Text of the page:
David AitkenManish Mehta of the New York Daily News has decided that it’s never too early to start blaming people for failures that have not yet happened, and wrote a takedown of GM John Idzik for his “terrible start” and has already decided that if Rex Ryan gets fired this season, it is John Idzik’s fault.
Let’s take a look.
“Ryan has decided to absorb the blame and criticism sure to come his way even though his general manager has done nothing to help his cause.”
Let’s make something clear. It is not John Idzik’s responsibility to save Rex Ryan’s job this season. It is John Idzik’s responsibility to clean up the mess that Mike Tannenbaum and Rex Ryan got this team into, and to build this team into a consistent year-in-and-year-out contender. It was the decision to ditch methodical team building for risky big spending with immediate returns and a lack of focus on the future that got the Jets into the mess they’re in right now in the first place. If Ryan does not have a 2013 free pass under Idzik in what is inevitably a transitional season of salary cap austerity, then the blame should be with Woody Johnson and not with John Idzik. In that case, Rex Ryan should not have been retained for the 2013 in the first place.
Next, Mehta turns the attention to Idzik and his already apparent personnel flaws.
“The early returns on Idzik’s personnel evaluation skills are not good. The Jets were supposed to bring in a veteran quarterback this offseason to hold the fort before Geno Smith, who suffered a mild ankle sprain in the preseason opener, was ready to take over. Idzik had a handful of serviceable options, but he went on the cheap and took an unnecessary gamble on David Garrard.
He could have signed Matt Hasselbeck — who would have been an ideal mentor for Smith — Ryan Fitzpatrick, Matt Cassel, Tarvaris Jackson or Brady Quinn this offseason. He could have given up a 2014 fifth-round pick and 2015 conditional pick for Matt Flynn like the Raiders did.“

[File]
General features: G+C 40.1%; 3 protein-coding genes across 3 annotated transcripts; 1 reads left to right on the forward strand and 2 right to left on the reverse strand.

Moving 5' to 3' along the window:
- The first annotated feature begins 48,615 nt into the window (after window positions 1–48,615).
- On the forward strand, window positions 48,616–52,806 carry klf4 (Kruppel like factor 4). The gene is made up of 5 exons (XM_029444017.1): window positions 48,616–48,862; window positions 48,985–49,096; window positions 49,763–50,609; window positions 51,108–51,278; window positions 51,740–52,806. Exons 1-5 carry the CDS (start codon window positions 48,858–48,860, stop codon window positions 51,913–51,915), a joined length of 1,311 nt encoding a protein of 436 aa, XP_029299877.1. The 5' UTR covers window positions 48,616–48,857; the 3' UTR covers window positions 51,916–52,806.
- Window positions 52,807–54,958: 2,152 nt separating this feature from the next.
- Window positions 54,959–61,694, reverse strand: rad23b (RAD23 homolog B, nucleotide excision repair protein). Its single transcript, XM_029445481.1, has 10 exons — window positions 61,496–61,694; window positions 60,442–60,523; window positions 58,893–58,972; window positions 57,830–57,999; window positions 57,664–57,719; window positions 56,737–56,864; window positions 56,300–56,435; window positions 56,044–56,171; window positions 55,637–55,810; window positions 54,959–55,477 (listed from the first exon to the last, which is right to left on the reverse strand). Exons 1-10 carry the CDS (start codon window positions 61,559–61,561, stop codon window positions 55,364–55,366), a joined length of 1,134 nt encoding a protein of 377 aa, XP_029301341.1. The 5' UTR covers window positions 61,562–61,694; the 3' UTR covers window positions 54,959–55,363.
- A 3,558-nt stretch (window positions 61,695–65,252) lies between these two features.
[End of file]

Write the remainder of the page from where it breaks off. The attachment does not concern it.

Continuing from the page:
Mehta is correct in that the Jets would have been well served with a reliable veteran to compete with Sanchez and allow Geno Smith to sit, but in the criticism of the David Garrard signing, Mehta shows a fundamental lack of understanding for the financial restrictions the Jets were working under.
When Idzik took the reins as the new general manager, he inherited a team nearly $20 million over the cap. When the Jets were finally under, the team was working under a strict budget. The likes of Matt Hasselbeck, Ryan Fitzpatrick, Kevin Kolb and Matt Cassel would have offered good competition for Sanchez, but also were signed at the typical going rate for quality backup quarterbacks at over $3 million a season.
The shout for Brady Quinn is just nonsensical given that he has zero quality starting experience and Sanchez — even with his well demonstrated problems — is head-and-shoulders above Quinn. Matt Flynn was also an unrealistic target, as he was on a large deal with Seattle before agreeing to a two-year, $11 million deal with Oakland. Those figures were well out of the Jets range of spending.
Perhaps the Jets would have been in the market for a better quarterback option in free agency if there wasn’t a near $13 million cap number attached to Mark Sanchez?